BACKGROUND: I was born and raised here in Salt Lake City. I started violin when I was six and studied with Kris Palmer and Hiroko Primrose. When I was ten, I had the opportunity to solo with the Utah Symphony under the direction of Joseph Silverstein on the annual Salute to Youth Concert. I left home at age 12 to study violin at the Preucil School of Music in Iowa City and then attended high school in Michigan where I graduated from the Interlochen Arts Academy. I did, however, spend one year of HS here at West High (Go, Panthers!) where I sang in the Chorale and A Capella, and studied violin with Gerald Elias, then associate concertmaster of the Utah Symphony. I received my Bachelor’s degree and Performer’s Certificate from the Eastman School of Music in Rochester, NY where I studied with William Preucil (concertmaster of the Cleveland Orchestra and a former concertmaster of the Utah Symphony), and Master’s Degree from the Cleveland Institute of Music where I was also a Preucil student. Following grad school, I spent a year as a fellow with the New World Symphony in Florida. From there I moved to Tucson, Arizona for three years where I was the concertmaster of the Tucson Symphony Orchestra and taught violin at the University of Arizona. I also spent a year in Charlottesville, VA teaching at the University of Virginia. For the last ten years, I have lived in San Antonio, TX as the Associate Concertmaster of the San Antonio Symphony. I have spent the last fourteen summers in Chicago playing with the Grant Park Music Festival Orchestra.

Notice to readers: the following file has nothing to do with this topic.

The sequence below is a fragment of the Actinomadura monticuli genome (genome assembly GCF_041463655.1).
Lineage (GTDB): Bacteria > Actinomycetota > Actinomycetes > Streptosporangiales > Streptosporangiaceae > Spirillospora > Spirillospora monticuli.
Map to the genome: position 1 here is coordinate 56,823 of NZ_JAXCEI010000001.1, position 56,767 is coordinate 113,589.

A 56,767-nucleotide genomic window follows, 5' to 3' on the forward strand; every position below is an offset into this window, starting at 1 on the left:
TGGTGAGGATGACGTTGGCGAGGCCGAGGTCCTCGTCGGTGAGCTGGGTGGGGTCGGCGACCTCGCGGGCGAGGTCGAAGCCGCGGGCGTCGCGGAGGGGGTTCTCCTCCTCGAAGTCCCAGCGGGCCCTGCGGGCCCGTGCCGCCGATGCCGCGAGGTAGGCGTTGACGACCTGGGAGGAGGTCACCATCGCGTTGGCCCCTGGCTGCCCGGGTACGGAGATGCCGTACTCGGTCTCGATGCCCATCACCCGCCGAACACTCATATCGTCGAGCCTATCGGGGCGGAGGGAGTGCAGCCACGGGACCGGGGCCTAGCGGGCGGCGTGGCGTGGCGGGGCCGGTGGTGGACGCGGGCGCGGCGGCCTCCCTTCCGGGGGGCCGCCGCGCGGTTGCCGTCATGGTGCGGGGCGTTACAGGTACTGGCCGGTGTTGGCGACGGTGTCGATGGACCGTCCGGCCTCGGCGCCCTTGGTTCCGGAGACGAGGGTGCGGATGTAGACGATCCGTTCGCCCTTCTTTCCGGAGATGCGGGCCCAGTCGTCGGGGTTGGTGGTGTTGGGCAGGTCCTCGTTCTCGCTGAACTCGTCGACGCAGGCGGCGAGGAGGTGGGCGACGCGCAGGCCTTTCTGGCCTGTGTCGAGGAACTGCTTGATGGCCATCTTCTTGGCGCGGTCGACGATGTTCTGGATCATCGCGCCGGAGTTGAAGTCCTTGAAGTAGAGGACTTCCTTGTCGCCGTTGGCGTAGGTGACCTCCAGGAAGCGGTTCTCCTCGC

WHY UTAH SYMPHONY? I moved here to be closer to my family and because I grew up watching the Utah Symphony play! I couldn’t be happier to be back in the Motherland! My parents, older brother, and younger sister also live and grew up here. My sister plays the violin and is a dance teacher, and my brother plays piano and trumpet.

HOBBIES: I love to sing, dance (danced as a member of the Children’s Dance Theater from age 4-17), attend SLAC plays, RDT and Ririe Woodbury concerts, hang out with friends and family.

Hannah Linz, Section Second Violin

BACKGROUND: I grew up in a musical family as the youngest of four children in Okemos, Michigan. I began playing the violin at age 3 and the piano at age 5. After having won competitions for solo playing and chamber music, as well as attending summer music programs, I went on to pursue a degree in violin performance at Indiana University Jacobs School of Music, studying privately with Ik-Hwan Bae, Jorja Fleezanis, and Alexander Kerr.